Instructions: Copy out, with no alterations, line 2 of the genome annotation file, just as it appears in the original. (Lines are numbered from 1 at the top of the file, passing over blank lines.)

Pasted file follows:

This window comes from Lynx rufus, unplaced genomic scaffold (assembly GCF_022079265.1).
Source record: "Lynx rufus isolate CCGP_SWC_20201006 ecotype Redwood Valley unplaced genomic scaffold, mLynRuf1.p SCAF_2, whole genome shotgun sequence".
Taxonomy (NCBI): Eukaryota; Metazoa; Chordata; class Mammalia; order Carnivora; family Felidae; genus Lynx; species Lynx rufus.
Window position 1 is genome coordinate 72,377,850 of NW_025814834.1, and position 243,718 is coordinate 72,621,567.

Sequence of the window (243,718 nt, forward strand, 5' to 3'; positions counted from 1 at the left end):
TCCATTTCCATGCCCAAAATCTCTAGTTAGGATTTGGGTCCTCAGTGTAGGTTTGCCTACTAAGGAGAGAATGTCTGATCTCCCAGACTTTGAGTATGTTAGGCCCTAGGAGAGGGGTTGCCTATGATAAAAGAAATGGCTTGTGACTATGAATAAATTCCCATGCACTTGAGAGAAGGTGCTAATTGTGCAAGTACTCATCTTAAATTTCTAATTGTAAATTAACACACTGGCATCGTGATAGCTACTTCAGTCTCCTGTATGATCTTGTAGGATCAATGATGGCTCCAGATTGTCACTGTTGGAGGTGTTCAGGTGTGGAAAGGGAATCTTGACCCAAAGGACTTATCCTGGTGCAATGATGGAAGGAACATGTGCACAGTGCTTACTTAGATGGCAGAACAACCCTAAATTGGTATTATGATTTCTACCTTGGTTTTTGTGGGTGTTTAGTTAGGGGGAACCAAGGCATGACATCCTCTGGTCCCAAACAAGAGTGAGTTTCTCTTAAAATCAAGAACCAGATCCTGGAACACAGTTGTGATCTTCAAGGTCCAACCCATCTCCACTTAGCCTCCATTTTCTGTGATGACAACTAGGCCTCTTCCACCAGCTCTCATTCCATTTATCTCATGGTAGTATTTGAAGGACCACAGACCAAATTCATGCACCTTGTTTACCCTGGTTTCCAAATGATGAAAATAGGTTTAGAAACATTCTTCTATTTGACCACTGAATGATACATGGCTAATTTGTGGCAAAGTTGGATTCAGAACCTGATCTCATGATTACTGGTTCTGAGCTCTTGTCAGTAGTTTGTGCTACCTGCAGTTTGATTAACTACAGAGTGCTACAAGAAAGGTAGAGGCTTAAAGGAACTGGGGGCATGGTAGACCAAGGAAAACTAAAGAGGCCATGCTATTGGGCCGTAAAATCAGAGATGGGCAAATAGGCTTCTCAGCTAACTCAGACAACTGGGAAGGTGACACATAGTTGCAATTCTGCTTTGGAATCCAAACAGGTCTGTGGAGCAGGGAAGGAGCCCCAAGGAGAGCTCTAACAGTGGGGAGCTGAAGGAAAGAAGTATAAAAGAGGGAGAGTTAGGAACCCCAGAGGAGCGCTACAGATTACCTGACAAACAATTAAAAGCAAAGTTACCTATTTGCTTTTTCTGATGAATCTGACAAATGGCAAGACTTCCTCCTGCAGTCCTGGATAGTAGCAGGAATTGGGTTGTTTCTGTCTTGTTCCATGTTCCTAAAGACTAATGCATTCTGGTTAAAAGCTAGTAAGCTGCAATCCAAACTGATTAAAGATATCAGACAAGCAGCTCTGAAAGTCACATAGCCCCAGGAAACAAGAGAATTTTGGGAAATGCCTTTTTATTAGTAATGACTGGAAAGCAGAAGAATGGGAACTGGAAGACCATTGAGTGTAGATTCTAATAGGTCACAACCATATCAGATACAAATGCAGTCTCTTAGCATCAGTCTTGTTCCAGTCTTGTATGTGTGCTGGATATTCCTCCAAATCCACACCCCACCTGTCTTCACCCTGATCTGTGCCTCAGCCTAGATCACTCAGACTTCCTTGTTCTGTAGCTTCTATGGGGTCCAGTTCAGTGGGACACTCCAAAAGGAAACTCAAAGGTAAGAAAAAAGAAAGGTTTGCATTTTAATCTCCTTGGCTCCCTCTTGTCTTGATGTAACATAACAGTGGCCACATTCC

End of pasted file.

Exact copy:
Source record: "Lynx rufus isolate CCGP_SWC_20201006 ecotype Redwood Valley unplaced genomic scaffold, mLynRuf1.p SCAF_2, whole genome shotgun sequence".